Afghani Hash

Afghani hash is made by separating the trichomes from dried cannabis buds to get kief and then baking and pressing the kief over a low-heat wood fire—sometimes with warm water, tea, or animal fat. Once the dark-colored mixture resembles dough, it is then kneaded by hand or with people’s bare feet until it's around the thickness of fudge. Quality Afghani hash comes with the producer's seal of approval and is said to taste spicy and harsh.

Kashmiri Hash

Kashmiri hash comes from Kashmir in the north of the Indian subcontinent. This kind of hash is said to be made in a similar way to charas and to produce a strong physical stone.

Lebanese Hash

The most famous Lebanese hash is made from marijuana that's grown outdoors in the Bekaa Valley. Once it's ripe, the buds are harvested and dried, the dried buds are sieved to make kief, and the kief is pressed into brittle hash slabs that are either yellow or red. Yellow Lebanese hash is described as being more stimulating whereas red Lebanese hash is described as being relaxing.

Manali Hash

Manali hash is made in the town of Manali, located in the Beas River valley in the Himalayan mountains of India. This mild hash is made by rubbing live cannabis buds (as with charas) and is so smooth that it's often branded as "Manali Cream."

Moroccan Hash

Cannabis was introduced to Morocco in the seventh century C.E. and the northern region of Rif became well-known for hash production in the 18th century. To make Moroccan hash, the locals beat dried cannabis buds over a sieve and then heat and press the kief into various sizes and shapes. Two notable varieties of Moroccan hash are Moroccan brick hash, which is brittle, and Moroccan pollen hash, which is soft.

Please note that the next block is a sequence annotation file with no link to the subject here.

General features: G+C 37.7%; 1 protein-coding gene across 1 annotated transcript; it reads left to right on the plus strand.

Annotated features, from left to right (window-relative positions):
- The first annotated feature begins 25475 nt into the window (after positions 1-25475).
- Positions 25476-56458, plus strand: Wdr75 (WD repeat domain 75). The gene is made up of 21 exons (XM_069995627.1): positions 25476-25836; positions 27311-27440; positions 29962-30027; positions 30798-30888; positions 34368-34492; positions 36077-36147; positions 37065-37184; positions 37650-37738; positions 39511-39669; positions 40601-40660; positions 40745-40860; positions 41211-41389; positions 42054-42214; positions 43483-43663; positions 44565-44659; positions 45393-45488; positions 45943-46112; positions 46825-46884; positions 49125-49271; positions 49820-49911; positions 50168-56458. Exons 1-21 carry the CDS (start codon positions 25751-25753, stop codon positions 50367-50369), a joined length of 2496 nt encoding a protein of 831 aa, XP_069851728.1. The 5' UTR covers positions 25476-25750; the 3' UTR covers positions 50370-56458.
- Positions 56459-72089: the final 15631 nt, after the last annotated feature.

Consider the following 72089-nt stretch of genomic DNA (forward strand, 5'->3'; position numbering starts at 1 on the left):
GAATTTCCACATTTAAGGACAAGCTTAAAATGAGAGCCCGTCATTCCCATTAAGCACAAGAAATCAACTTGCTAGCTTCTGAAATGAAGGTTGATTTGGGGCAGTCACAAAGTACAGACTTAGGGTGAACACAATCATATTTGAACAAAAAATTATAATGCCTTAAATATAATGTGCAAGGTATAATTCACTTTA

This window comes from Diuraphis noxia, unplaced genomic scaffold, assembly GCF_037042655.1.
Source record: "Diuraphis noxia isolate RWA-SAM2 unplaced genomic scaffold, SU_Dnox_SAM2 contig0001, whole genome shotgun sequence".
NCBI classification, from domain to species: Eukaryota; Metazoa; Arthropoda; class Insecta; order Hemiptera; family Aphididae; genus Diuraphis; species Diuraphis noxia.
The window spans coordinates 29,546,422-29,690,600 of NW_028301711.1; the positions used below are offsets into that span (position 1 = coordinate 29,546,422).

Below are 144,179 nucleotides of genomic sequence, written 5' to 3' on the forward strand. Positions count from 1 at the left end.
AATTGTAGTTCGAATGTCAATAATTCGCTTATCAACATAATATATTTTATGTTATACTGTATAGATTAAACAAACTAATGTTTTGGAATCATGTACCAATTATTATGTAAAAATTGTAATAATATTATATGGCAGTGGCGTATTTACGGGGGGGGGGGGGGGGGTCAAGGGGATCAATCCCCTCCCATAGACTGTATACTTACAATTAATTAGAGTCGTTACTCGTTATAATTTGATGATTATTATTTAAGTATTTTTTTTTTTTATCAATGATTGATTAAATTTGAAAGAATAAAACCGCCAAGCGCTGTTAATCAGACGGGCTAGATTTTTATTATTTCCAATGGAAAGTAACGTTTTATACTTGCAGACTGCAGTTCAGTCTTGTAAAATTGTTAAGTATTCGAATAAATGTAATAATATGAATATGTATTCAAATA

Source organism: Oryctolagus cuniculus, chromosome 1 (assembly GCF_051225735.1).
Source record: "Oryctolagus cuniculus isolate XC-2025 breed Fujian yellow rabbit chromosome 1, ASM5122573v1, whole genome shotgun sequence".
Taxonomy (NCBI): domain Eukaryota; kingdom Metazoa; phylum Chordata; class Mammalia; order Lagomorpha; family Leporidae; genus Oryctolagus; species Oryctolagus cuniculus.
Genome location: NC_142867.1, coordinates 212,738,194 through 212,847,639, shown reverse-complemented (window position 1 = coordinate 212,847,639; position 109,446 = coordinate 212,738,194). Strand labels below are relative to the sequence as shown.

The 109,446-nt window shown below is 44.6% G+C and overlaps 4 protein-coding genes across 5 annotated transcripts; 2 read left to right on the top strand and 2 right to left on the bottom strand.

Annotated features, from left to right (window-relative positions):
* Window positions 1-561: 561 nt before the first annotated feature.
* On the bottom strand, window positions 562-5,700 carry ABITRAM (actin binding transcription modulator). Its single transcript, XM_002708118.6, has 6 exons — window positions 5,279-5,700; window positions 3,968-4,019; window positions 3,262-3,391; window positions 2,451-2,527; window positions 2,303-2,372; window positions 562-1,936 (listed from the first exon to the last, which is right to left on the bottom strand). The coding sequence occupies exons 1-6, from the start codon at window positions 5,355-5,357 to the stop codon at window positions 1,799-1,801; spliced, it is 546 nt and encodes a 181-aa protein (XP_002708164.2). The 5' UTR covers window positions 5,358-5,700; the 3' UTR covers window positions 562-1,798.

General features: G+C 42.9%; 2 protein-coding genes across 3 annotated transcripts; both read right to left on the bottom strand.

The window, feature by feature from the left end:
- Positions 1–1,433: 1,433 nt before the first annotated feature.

Nepalese Hash

The idea for temple balls originally came from Nepalese temple hash. To make Nepalese temple balls, Buddhist monks are said to have rubbed the dried cannabis buds between their hands and then roll the trichomes that collected on their hands into shiny balls that were left to age for as long as a year or more.

Pakistani Hash

Black-colored Pakistani hash is made in the northern tribal areas of Pakistan. It is said to be produced in a similar way to Moroccan hash: sieved and then heated and pressed. The distinctive feature of some Pakistani hash is that it's aged for three months inside a dried sheep's or goat's skin to bring out the flavors.

Turkish Hash

Turkey hash is made in certain provinces where cannabis cultivation is allowed for medical and research purposes. Like with Moroccan and Pakistani hash, kief is heated and pressed into black hash slabs, which end up being quite brittle. The smoke is said to be smooth with a little spice. The high is mild and strongly cerebral.

Join a Proud Line of Hash Makers

Hash making has been around for a long time and continues to evolve as new techniques are discovered, new technologies are invented, and the tastes of the cannabis market shift and change. All forms of hash are concentrated by nature. However, there is a vast difference between old-world hash types from traditional hash-making communities and modern types of hash like rosin, bubble hash, and piatella.

If you're interested in processing cannabis to make hash for commercial or personal use, it's important to start with top-tier extraction equipment and high-quality starting material. Cutting-edge, durable equipment that can be programmed for consistent results can help you produce hash that modern consumers will love.

Article written by

Levi Lanzrath

Levi Lanzrath is a cannabis extraction expert and founder of Lowtemp Industries.